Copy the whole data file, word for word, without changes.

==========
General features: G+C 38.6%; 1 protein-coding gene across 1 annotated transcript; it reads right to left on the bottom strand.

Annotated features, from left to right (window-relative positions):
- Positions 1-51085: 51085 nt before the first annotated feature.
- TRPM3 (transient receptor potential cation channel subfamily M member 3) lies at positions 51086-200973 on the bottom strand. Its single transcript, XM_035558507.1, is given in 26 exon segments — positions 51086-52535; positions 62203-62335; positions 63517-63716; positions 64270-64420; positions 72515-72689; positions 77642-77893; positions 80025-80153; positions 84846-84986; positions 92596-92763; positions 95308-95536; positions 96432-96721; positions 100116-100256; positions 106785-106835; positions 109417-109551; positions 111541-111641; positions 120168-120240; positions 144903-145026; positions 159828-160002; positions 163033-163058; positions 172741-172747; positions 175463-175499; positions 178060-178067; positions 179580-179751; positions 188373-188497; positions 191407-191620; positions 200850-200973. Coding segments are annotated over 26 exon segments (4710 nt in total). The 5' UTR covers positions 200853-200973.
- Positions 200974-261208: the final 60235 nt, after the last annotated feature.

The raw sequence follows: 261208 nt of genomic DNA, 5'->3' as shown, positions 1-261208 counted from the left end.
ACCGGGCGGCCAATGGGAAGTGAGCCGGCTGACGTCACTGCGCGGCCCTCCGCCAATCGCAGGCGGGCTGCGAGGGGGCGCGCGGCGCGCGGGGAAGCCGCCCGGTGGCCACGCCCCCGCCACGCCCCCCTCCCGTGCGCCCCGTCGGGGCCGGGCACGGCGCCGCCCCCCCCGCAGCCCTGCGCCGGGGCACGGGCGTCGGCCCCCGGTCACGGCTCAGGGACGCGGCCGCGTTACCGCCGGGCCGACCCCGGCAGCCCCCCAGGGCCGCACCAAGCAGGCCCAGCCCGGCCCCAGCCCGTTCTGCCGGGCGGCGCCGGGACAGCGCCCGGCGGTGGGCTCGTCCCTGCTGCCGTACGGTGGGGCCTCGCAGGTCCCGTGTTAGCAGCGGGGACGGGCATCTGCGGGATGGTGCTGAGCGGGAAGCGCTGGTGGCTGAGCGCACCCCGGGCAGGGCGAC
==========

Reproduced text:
General features: G+C 38.6%; 1 protein-coding gene across 1 annotated transcript; it reads right to left on the bottom strand.

Annotated features, from left to right (window-relative positions):
- Positions 1-51085: 51085 nt before the first annotated feature.
- TRPM3 (transient receptor potential cation channel subfamily M member 3) lies at positions 51086-200973 on the bottom strand. Its single transcript, XM_035558507.1, is given in 26 exon segments — positions 51086-52535; positions 62203-62335; positions 63517-63716; positions 64270-64420; positions 72515-72689; positions 77642-77893; positions 80025-80153; positions 84846-84986; positions 92596-92763; positions 95308-95536; positions 96432-96721; positions 100116-100256; positions 106785-106835; positions 109417-109551; positions 111541-111641; positions 120168-120240; positions 144903-145026; positions 159828-160002; positions 163033-163058; positions 172741-172747; positions 175463-175499; positions 178060-178067; positions 179580-179751; positions 188373-188497; positions 191407-191620; positions 200850-200973. Coding segments are annotated over 26 exon segments (4710 nt in total). The 5' UTR covers positions 200853-200973.
- Positions 200974-261208: the final 60235 nt, after the last annotated feature.

The raw sequence follows: 261208 nt of genomic DNA, 5'->3' as shown, positions 1-261208 counted from the left end.
ACCGGGCGGCCAATGGGAAGTGAGCCGGCTGACGTCACTGCGCGGCCCTCCGCCAATCGCAGGCGGGCTGCGAGGGGGCGCGCGGCGCGCGGGGAAGCCGCCCGGTGGCCACGCCCCCGCCACGCCCCCCTCCCGTGCGCCCCGTCGGGGCCGGGCACGGCGCCGCCCCCCCCGCAGCCCTGCGCCGGGGCACGGGCGTCGGCCCCCGGTCACGGCTCAGGGACGCGGCCGCGTTACCGCCGGGCCGACCCCGGCAGCCCCCCAGGGCCGCACCAAGCAGGCCCAGCCCGGCCCCAGCCCGTTCTGCCGGGCGGCGCCGGGACAGCGCCCGGCGGTGGGCTCGTCCCTGCTGCCGTACGGTGGGGCCTCGCAGGTCCCGTGTTAGCAGCGGGGACGGGCATCTGCGGGATGGTGCTGAGCGGGAAGCGCTGGTGGCTGAGCGCACCCCGGGCAGGGCGAC